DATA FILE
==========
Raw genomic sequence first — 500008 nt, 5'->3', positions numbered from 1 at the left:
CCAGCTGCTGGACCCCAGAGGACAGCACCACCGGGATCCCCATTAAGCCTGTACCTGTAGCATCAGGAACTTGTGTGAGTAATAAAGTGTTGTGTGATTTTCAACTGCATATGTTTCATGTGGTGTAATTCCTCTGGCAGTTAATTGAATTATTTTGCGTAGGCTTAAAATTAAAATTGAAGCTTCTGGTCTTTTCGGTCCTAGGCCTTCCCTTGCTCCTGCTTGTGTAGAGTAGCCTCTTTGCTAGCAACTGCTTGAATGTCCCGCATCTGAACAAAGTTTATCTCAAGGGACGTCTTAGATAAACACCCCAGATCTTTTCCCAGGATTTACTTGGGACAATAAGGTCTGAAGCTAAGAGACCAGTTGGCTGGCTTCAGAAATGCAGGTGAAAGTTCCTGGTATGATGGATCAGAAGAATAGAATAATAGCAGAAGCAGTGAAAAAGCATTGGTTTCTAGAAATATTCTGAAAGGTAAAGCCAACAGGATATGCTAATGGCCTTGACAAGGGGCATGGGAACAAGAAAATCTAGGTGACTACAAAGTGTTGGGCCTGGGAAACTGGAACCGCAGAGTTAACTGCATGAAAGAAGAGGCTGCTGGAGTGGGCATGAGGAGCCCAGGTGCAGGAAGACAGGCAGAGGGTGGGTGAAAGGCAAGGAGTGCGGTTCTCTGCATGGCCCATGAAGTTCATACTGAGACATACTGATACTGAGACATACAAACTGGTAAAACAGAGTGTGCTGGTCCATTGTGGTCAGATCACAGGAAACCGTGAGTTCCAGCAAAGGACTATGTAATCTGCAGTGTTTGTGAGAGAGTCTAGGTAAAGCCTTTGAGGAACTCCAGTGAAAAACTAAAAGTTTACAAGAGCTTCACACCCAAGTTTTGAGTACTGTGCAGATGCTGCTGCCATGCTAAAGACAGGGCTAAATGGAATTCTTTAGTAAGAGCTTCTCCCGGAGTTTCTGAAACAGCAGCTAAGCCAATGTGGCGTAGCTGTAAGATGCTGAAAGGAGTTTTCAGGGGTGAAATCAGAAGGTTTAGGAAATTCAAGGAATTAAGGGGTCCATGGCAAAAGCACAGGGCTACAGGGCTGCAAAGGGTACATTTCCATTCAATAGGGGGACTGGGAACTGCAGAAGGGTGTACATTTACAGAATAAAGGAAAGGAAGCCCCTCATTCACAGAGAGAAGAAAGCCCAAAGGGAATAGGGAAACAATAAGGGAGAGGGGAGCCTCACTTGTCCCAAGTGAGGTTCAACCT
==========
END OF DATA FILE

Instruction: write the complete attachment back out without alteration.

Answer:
Raw genomic sequence first — 500008 nt, 5'->3', positions numbered from 1 at the left:
CCAGCTGCTGGACCCCAGAGGACAGCACCACCGGGATCCCCATTAAGCCTGTACCTGTAGCATCAGGAACTTGTGTGAGTAATAAAGTGTTGTGTGATTTTCAACTGCATATGTTTCATGTGGTGTAATTCCTCTGGCAGTTAATTGAATTATTTTGCGTAGGCTTAAAATTAAAATTGAAGCTTCTGGTCTTTTCGGTCCTAGGCCTTCCCTTGCTCCTGCTTGTGTAGAGTAGCCTCTTTGCTAGCAACTGCTTGAATGTCCCGCATCTGAACAAAGTTTATCTCAAGGGACGTCTTAGATAAACACCCCAGATCTTTTCCCAGGATTTACTTGGGACAATAAGGTCTGAAGCTAAGAGACCAGTTGGCTGGCTTCAGAAATGCAGGTGAAAGTTCCTGGTATGATGGATCAGAAGAATAGAATAATAGCAGAAGCAGTGAAAAAGCATTGGTTTCTAGAAATATTCTGAAAGGTAAAGCCAACAGGATATGCTAATGGCCTTGACAAGGGGCATGGGAACAAGAAAATCTAGGTGACTACAAAGTGTTGGGCCTGGGAAACTGGAACCGCAGAGTTAACTGCATGAAAGAAGAGGCTGCTGGAGTGGGCATGAGGAGCCCAGGTGCAGGAAGACAGGCAGAGGGTGGGTGAAAGGCAAGGAGTGCGGTTCTCTGCATGGCCCATGAAGTTCATACTGAGACATACTGATACTGAGACATACAAACTGGTAAAACAGAGTGTGCTGGTCCATTGTGGTCAGATCACAGGAAACCGTGAGTTCCAGCAAAGGACTATGTAATCTGCAGTGTTTGTGAGAGAGTCTAGGTAAAGCCTTTGAGGAACTCCAGTGAAAAACTAAAAGTTTACAAGAGCTTCACACCCAAGTTTTGAGTACTGTGCAGATGCTGCTGCCATGCTAAAGACAGGGCTAAATGGAATTCTTTAGTAAGAGCTTCTCCCGGAGTTTCTGAAACAGCAGCTAAGCCAATGTGGCGTAGCTGTAAGATGCTGAAAGGAGTTTTCAGGGGTGAAATCAGAAGGTTTAGGAAATTCAAGGAATTAAGGGGTCCATGGCAAAAGCACAGGGCTACAGGGCTGCAAAGGGTACATTTCCATTCAATAGGGGGACTGGGAACTGCAGAAGGGTGTACATTTACAGAATAAAGGAAAGGAAGCCCCTCATTCACAGAGAGAAGAAAGCCCAAAGGGAATAGGGAAACAATAAGGGAGAGGGGAGCCTCACTTGTCCCAAGTGAGGTTCAACCT